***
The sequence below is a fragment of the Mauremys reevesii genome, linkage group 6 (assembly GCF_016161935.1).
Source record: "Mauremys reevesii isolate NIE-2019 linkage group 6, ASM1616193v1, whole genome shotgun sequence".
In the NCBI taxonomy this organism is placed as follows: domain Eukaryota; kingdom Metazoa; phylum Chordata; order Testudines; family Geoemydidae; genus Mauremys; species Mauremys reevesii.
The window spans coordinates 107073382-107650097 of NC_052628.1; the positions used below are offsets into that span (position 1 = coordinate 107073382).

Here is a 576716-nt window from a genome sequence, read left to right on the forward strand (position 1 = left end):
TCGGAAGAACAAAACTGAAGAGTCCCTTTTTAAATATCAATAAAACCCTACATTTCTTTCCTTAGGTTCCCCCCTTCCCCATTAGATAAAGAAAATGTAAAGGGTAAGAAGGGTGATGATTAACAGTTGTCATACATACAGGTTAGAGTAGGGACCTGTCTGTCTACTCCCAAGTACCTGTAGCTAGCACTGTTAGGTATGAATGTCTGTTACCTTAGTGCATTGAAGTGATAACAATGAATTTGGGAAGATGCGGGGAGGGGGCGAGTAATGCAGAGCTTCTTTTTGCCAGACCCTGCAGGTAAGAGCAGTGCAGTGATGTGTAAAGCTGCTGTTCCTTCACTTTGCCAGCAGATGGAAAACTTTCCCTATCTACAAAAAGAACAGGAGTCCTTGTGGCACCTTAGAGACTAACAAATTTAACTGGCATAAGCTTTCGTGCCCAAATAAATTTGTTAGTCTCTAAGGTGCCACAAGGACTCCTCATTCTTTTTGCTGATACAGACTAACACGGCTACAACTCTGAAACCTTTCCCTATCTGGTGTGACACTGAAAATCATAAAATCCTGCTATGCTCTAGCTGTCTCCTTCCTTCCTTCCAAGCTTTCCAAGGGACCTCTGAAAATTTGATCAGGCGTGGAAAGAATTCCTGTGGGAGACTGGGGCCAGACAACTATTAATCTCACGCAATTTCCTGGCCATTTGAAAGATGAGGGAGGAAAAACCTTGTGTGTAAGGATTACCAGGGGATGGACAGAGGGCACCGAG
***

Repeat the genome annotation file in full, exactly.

The sequence below is a fragment of the Mauremys reevesii genome, linkage group 6 (assembly GCF_016161935.1).
Source record: "Mauremys reevesii isolate NIE-2019 linkage group 6, ASM1616193v1, whole genome shotgun sequence".
In the NCBI taxonomy this organism is placed as follows: domain Eukaryota; kingdom Metazoa; phylum Chordata; order Testudines; family Geoemydidae; genus Mauremys; species Mauremys reevesii.
The window spans coordinates 107073382-107650097 of NC_052628.1; the positions used below are offsets into that span (position 1 = coordinate 107073382).

Here is a 576716-nt window from a genome sequence, read left to right on the forward strand (position 1 = left end):
TCGGAAGAACAAAACTGAAGAGTCCCTTTTTAAATATCAATAAAACCCTACATTTCTTTCCTTAGGTTCCCCCCTTCCCCATTAGATAAAGAAAATGTAAAGGGTAAGAAGGGTGATGATTAACAGTTGTCATACATACAGGTTAGAGTAGGGACCTGTCTGTCTACTCCCAAGTACCTGTAGCTAGCACTGTTAGGTATGAATGTCTGTTACCTTAGTGCATTGAAGTGATAACAATGAATTTGGGAAGATGCGGGGAGGGGGCGAGTAATGCAGAGCTTCTTTTTGCCAGACCCTGCAGGTAAGAGCAGTGCAGTGATGTGTAAAGCTGCTGTTCCTTCACTTTGCCAGCAGATGGAAAACTTTCCCTATCTACAAAAAGAACAGGAGTCCTTGTGGCACCTTAGAGACTAACAAATTTAACTGGCATAAGCTTTCGTGCCCAAATAAATTTGTTAGTCTCTAAGGTGCCACAAGGACTCCTCATTCTTTTTGCTGATACAGACTAACACGGCTACAACTCTGAAACCTTTCCCTATCTGGTGTGACACTGAAAATCATAAAATCCTGCTATGCTCTAGCTGTCTCCTTCCTTCCTTCCAAGCTTTCCAAGGGACCTCTGAAAATTTGATCAGGCGTGGAAAGAATTCCTGTGGGAGACTGGGGCCAGACAACTATTAATCTCACGCAATTTCCTGGCCATTTGAAAGATGAGGGAGGAAAAACCTTGTGTGTAAGGATTACCAGGGGATGGACAGAGGGCACCGAG